Each plant, while all retaining their individual values and features, have some crucial things in common; they are state-of-the-art facilities where an emphasis is placed on producing high quality products from proven raw materials. The goal, according to Mike, is to achieve high output while using the latest technology and the best equipment that is available for the job. “We are ISO 9000-certified and our people have great experience,” says Mike. “As to our processes, we always have a very good visual on where we are with our production and it is all extremely automated,” he adds. “The nice thing is we keep all the data and there is traceability. And we check and double-check everything. We have never had a product related failure.” However, Mike adds that, if there is ever an issue, “we will come and help you figure out what happened and how to fix it.”
As for the future, it is unsurprising to learn that PLP is looking at each and every possible development, or, “how you take a great product and expand its end uses,” as Mike puts it. For those at Pipeline Plastics, this means looking into areas such as wind and solar, among others. And, speaking of the future, whatever expansion and development does take place, what is certain is that sustainability will continue to be more than just a buzzword. Sustainability is at the center of what they do and, according to Mike, is certain to remain so – from producing pipes that conserve water right through to the plants that are purpose-built to recycle process water and maximize energy-efficient use of equipment and facilities. Furthermore, any pipe material that might otherwise be considered “scrap” can be reworked, Mike points out. “We have no waste offsite.” Meanwhile, since Pipeline Plastics HDPE has a lifecycle of 100 years in many applications, its use is even more earth friendly.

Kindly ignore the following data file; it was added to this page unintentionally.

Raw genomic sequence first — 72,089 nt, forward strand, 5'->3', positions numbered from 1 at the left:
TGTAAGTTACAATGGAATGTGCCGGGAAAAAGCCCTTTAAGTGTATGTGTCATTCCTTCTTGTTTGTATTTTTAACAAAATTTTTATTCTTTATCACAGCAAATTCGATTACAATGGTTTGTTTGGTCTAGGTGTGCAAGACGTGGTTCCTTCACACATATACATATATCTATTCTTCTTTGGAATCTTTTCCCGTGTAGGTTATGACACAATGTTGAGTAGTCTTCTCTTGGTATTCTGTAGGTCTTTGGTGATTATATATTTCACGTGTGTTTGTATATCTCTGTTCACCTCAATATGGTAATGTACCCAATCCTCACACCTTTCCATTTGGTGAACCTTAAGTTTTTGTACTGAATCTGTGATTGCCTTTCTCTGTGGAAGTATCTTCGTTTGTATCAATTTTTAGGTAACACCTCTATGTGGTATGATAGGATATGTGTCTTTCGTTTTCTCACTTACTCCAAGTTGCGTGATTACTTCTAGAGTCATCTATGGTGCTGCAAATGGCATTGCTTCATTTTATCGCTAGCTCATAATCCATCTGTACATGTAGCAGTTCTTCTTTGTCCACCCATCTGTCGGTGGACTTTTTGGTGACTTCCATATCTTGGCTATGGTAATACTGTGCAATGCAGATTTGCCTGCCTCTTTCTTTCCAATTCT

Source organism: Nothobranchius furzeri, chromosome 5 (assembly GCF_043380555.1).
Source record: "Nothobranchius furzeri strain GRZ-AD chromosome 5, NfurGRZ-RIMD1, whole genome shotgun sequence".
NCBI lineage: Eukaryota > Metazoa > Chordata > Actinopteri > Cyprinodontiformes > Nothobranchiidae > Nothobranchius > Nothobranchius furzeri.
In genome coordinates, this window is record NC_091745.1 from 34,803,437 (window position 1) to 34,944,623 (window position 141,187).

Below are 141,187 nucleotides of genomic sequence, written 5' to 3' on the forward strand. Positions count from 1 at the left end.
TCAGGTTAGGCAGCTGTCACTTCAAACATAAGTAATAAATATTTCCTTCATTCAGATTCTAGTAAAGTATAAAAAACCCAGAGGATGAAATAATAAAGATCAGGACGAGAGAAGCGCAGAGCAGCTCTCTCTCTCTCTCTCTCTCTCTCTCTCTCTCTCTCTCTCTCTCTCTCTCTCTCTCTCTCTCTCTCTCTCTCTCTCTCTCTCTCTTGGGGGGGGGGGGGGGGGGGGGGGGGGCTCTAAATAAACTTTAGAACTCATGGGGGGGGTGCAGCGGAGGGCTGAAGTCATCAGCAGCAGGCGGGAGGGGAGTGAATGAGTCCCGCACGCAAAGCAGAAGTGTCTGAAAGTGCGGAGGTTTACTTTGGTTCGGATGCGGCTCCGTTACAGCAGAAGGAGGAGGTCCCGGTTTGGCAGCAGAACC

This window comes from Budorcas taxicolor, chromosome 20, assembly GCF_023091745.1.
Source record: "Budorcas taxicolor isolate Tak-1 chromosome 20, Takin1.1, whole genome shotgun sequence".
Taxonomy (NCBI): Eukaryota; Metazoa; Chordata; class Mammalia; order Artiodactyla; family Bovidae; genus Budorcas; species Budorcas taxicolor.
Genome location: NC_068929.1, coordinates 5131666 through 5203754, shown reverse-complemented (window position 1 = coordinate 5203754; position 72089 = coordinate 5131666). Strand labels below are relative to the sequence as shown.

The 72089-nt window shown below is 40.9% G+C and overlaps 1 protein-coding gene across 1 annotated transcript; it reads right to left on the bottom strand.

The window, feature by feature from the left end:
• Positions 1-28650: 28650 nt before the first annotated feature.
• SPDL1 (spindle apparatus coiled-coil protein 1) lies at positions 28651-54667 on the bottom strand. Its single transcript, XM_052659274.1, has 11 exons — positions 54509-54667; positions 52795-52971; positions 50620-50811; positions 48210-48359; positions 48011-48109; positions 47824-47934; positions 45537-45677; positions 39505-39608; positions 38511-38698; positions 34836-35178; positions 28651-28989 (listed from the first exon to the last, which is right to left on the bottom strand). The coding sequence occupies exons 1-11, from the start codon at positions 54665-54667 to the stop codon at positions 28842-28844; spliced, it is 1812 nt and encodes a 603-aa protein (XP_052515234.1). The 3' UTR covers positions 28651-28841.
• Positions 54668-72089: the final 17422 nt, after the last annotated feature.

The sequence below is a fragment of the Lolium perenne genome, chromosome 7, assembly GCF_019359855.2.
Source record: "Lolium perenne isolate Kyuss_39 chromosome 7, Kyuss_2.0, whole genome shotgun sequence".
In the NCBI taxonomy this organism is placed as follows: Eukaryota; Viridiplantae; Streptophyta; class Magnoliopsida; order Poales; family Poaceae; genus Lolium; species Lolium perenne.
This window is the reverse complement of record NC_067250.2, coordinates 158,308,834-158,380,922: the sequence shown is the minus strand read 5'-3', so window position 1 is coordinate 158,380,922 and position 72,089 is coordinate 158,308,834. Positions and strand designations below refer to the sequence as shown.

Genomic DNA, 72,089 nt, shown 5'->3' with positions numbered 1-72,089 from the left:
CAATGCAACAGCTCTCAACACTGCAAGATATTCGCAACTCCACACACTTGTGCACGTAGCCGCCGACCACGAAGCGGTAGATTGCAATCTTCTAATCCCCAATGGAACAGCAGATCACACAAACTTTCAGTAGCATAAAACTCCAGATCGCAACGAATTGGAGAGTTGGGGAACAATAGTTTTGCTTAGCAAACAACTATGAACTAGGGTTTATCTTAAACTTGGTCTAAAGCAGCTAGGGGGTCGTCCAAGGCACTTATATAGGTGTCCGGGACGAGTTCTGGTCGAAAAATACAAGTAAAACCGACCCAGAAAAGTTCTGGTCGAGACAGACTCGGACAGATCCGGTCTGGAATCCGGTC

Getting these sorts of messages across is something of a priority for PLP and, furthermore, it is something that they excel at. They believe that education is an extremely important aspect when it comes to achieving greater awareness. In this regard they are very much involved with organizations like major trade associations The Plastic Pipe Institute (PPI) and the Alliance for PE Pipe.
Part of their work involves changing perceptions. According to Mike, this is a necessary investment, especially when faced with misinformation throughout the industry. One instance of this is the mistaken belief that using HDPE pipe is expensive. Simply put, that is not necessarily the case. Here, Mike gives a great example of how perceptions may form and how they need to be addressed through education: “HDPE became associated with working in critical areas like crossings etc. – of say, a highway or river where they can’t do open cut and can’t afford a leak. So, one reason people feel the per foot cost for HDPE is expensive can be to do with having to have crew on site to bore that particular 500-foot crossing or whatever it is where they are using the HDPE product.” According to Mike it seems this can skew the impression of the normal cost of running HDPE pipe. “It gives an impression of being more expensive per foot when you take the total cost of that,” he says. “As regards attaching it back to ductile iron or PVC,” he says, continuing the example, “we ask: ‘why not just run all HDPE?’ You may think you can’t afford it but actually you could be surprised.”
And it comes back to surpassing expectations. Back to making a difference. And being passionate about all that. “The key for us,” says Mike, “is we love what we do. And we love what our product does.” It seems a growing number of others does too.